Inmotion SCV is a cheaper, smaller SegwayThe latest version of Inmotion's single-person vehicle is coming to the US in the next few weeks. We give it a test-drive.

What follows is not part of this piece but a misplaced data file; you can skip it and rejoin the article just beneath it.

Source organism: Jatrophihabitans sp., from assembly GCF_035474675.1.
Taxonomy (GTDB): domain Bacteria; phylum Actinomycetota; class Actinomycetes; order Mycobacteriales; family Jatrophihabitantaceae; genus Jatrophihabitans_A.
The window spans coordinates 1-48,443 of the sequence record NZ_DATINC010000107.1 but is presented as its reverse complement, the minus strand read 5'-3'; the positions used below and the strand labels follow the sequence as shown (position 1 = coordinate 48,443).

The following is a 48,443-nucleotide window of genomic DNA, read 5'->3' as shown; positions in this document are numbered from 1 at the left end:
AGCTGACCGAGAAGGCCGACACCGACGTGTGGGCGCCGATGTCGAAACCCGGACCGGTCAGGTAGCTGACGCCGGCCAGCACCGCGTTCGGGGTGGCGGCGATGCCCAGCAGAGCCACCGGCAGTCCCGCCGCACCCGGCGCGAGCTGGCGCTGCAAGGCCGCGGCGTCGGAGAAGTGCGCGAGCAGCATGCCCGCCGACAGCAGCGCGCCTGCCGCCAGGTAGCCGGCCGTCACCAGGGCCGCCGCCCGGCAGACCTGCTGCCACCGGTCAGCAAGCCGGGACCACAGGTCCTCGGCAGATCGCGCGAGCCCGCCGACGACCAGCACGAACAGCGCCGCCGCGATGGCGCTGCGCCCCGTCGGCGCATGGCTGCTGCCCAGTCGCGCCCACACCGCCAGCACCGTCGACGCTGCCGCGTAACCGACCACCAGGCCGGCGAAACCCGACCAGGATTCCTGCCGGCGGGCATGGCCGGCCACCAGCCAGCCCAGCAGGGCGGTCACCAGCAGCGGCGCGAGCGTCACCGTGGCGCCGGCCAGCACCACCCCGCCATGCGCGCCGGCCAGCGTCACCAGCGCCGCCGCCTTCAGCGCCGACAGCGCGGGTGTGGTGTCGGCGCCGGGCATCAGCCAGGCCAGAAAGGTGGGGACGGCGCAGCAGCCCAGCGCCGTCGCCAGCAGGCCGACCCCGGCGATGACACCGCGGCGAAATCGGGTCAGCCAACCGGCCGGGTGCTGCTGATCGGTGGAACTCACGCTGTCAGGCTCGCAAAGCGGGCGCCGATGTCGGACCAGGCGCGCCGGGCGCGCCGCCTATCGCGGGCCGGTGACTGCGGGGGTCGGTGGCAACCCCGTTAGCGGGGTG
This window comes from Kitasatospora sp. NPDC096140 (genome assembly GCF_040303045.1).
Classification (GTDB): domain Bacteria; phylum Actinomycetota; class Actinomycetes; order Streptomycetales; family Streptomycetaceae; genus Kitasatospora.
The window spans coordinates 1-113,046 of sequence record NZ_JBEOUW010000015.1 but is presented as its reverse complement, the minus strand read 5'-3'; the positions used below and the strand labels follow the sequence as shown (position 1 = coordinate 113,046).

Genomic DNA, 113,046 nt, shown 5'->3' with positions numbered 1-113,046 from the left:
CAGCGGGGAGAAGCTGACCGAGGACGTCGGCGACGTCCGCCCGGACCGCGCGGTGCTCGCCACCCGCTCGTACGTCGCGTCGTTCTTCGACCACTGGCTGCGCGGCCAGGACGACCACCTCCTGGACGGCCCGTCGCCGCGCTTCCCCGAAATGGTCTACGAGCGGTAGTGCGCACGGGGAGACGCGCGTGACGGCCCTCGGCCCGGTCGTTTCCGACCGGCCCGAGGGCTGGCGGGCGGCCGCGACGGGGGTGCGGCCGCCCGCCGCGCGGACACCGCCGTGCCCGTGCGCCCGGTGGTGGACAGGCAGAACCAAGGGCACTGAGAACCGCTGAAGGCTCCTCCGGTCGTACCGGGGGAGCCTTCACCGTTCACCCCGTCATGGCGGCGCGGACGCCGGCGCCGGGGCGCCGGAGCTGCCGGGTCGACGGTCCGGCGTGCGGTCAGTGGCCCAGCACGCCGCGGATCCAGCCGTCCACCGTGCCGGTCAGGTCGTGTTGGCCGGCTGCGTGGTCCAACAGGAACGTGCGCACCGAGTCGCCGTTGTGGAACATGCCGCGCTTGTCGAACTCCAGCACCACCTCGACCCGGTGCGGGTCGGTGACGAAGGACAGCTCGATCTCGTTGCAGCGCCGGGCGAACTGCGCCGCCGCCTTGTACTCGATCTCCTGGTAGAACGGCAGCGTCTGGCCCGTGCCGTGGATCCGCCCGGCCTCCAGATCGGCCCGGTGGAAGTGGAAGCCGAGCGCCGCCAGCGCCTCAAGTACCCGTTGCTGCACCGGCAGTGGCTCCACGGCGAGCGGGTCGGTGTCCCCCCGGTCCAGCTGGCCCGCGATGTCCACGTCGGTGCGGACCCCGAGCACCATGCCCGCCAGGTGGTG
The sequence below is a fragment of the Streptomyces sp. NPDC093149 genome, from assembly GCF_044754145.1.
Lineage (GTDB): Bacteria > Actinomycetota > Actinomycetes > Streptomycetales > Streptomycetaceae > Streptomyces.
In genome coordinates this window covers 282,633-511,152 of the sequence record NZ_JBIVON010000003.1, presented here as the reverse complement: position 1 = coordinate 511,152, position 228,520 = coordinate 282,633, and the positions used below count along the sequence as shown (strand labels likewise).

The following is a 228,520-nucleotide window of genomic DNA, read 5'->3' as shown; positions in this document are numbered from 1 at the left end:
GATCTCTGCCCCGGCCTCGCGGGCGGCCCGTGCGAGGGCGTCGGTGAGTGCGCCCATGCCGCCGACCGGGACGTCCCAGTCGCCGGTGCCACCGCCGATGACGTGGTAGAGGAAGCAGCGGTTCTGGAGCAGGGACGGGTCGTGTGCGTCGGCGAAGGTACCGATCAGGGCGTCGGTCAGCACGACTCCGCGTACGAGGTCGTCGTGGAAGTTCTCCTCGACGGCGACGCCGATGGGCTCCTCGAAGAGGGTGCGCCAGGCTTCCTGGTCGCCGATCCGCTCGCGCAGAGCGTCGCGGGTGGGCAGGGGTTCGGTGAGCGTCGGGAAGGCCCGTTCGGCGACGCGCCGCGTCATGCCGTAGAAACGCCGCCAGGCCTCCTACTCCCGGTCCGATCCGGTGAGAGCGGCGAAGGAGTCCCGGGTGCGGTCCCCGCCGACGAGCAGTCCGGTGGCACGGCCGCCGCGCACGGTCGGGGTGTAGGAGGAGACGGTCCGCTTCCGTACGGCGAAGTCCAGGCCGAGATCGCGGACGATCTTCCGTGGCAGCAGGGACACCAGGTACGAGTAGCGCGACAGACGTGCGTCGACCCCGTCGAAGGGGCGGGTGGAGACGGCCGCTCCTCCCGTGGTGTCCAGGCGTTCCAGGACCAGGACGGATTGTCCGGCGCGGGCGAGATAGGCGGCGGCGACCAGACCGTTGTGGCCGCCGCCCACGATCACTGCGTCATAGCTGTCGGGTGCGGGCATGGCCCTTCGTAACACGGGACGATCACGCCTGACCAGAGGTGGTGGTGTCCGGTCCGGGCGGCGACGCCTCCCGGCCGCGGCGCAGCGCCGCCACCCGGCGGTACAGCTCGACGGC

Hello everyone. I'm Luke Westaway for CNET here at CES 2014. I am riding the In Motion SCV. It's coming to the US in just a few weeks. It's basically a much cheaper, slightly lighter Segway. So let's examine it more closely. So if you're familiar with the basic Segway concept, then you'll know exactly what this is. It's a vehicle. You hop on it and you lean around, lean forwards and back and to the sides to move around. I had a go in it. It's surprisingly intuitive. It feels exactly like riding a Segway to be honest. But this isn't just like a Segway. It's very light. It weighs 15 kilograms though-- I mean this is pretty heavy to lift, but you might be able to move it around a little bit more easily. It has a top speed of 15 kilometers per hour and the battery will supposedly last you for 20 kilometers worth of driving. One advantage it has over the Segway is you can do this! Ta-daa! Remove the steering column, so maybe you can try to fit this into the boot of a car, transport it around. That could be pretty useful. New with this model of the SCV is this rather nifty smart key. This lets you lock it remotely, change the functions as well, and also what's new is a smartphone app. Now that let's you remotely control the SCV. You can also set pre-determined route trip and using the GPS built into this thing, you can see where you've already gone. In Motion told me the one potential use about remote control functionality is you could strap a camera to the top of this thing and drive it around to get some cool motion shots. As I mentioned, it is coming to the US in a couple of weeks. It is not exactly cheap, it costs $2,500 but that is quite a lot more affordable than the Segway. So if you're desperate to own something like this, maybe it's worth considering. I'm Luke Westaway for CNET at CES 2014. Check out CES. CNET.com for more.